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Reverse gear in bus diesel price rule

New Delhi, Dec. 8: Moves are on to allow state government buses to buy diesel at a subsidised rate against the practice of charging them a market price now.

These buses of state transport corporations (STCs) have defeated the Centre’s efforts to reduce under-recovery by purchasing diesel at subsidised rates from retail outlets and not from their depots at market prices — forcing the government to do a rethink.

“A cabinet note is being prepared to exempt state transport undertaking from being charged market price of diesel by the state-owned oil marketing companies,” a senior oil ministry official said.

State-owned refiners such as Indian Oil Corporation will, however, continue to charge the market price from other bulk consumers such as the Indian Railways and the defence forces.

While diesel at retail outlets in Calcutta costs Rs 58.08 per litre, bulk consumers such as STCs have to pay an additional Rs 9.99 per litre.

“Oil marketing companies have also reported that the dual pricing mechanism is not working since STC bus fleets are taking fuel from petrol pumps causing hindrance in the smooth functioning of retail outlets and in the process wasting fuel,” the official said.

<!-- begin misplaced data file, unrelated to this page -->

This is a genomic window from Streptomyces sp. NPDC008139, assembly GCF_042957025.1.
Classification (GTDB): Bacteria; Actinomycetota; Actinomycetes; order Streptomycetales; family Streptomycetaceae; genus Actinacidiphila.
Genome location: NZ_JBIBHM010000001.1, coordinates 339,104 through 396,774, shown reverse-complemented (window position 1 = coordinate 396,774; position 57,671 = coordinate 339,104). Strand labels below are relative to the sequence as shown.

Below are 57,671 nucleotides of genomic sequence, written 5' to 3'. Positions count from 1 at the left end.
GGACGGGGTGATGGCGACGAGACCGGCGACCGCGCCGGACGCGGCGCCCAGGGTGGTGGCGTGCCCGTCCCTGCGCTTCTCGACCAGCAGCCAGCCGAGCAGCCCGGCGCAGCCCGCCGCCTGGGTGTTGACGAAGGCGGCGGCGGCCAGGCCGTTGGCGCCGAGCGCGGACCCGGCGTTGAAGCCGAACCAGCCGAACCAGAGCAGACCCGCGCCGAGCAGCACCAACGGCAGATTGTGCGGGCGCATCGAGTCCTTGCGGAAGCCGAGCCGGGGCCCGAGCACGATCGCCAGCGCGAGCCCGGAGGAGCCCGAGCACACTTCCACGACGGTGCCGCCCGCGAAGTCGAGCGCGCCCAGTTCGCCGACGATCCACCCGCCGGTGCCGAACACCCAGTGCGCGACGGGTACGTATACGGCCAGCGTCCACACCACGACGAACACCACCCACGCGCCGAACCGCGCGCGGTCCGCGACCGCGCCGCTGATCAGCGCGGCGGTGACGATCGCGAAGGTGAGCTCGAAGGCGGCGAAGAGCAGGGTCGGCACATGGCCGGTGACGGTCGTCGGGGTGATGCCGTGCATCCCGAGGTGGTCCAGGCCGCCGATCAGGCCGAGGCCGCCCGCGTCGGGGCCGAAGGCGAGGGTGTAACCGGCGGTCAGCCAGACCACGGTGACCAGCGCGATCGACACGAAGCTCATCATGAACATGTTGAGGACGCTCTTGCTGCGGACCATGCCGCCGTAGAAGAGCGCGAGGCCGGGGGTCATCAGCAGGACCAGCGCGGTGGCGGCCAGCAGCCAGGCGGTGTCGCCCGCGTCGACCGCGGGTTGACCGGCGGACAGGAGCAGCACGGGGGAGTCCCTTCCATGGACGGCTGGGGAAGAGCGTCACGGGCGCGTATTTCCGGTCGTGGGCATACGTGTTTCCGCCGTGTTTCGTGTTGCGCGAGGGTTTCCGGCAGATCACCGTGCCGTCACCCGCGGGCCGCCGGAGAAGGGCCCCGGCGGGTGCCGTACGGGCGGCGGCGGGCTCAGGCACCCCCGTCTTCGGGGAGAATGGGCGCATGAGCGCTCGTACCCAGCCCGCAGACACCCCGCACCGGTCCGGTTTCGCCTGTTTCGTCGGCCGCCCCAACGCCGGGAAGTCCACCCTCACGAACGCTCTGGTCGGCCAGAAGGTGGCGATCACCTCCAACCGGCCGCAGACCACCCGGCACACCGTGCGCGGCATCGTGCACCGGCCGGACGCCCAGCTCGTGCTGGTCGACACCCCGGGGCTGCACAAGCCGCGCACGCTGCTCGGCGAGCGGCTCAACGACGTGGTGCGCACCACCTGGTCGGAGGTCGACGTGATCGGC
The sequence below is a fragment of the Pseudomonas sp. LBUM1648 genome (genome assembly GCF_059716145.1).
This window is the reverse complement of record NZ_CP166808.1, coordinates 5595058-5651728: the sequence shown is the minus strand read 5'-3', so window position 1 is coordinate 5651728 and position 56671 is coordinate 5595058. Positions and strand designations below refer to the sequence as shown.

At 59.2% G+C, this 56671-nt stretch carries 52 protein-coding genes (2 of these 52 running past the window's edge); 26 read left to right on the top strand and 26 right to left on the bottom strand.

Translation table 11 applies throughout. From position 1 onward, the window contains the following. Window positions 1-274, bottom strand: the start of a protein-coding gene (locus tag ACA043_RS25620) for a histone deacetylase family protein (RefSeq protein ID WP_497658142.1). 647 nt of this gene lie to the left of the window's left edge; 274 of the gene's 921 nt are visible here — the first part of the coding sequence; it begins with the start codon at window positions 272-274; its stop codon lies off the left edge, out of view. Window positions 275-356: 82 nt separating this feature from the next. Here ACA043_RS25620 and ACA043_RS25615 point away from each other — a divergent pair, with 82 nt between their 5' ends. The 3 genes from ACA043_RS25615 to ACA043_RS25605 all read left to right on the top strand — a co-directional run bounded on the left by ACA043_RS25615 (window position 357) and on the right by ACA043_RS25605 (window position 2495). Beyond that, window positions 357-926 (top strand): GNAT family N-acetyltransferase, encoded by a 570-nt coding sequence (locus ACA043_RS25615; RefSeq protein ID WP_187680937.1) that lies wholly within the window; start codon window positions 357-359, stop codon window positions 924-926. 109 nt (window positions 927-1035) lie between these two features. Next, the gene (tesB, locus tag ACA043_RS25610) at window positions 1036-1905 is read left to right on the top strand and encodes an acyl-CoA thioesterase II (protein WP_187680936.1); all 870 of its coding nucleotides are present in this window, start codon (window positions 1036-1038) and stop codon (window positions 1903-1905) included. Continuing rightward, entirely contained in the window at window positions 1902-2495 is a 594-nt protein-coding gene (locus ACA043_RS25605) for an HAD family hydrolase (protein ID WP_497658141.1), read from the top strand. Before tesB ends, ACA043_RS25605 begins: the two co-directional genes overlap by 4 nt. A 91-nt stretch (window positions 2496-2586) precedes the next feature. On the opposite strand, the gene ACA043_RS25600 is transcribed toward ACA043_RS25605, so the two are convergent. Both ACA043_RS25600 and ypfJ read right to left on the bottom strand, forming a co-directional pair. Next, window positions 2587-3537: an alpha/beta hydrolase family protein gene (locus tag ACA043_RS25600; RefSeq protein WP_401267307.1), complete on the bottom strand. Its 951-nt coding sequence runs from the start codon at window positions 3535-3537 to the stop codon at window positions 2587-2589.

The sale of bulk diesel to STCs during April-August stood at 152.55 thousand tonnes, an 87 per cent fall from 1,193.86 thousand tonnes during April-September 2012.

The official said the basic purpose of reducing the revenue loss of PSU refiners by charging market prices from bulk consumers has been defeated as the buses bought fuel from retail outlets at subsidised rates.

According to a study by the petroleum planning and analysis cell, under the ministry of petroleum and natural gas, the share of direct/bulk sales to total sales, which was about 18 per cent in 2011-12 and 16.8 per cent in December 2012, fell to around 10 per cent in October 2013.

“The fall in the share of bulk diesel is mainly because of very limited offtake by state transport undertakings and by industries such as civil construction, cement, mining and steel who have shifted to retail outlets or to alternative fuels,” it said.

Market pricing was putting a strain on the finances of most loss-making state transport corporations, and with the political leadership unwilling to hike fares, the buses just drove to the nearest retail pump station, draining out the revenues of oil marketing companies.

The ministry, favouring the rollback, argued that the buses cause traffic congestion and hamper the smooth functioning of retail outlets.

 
 
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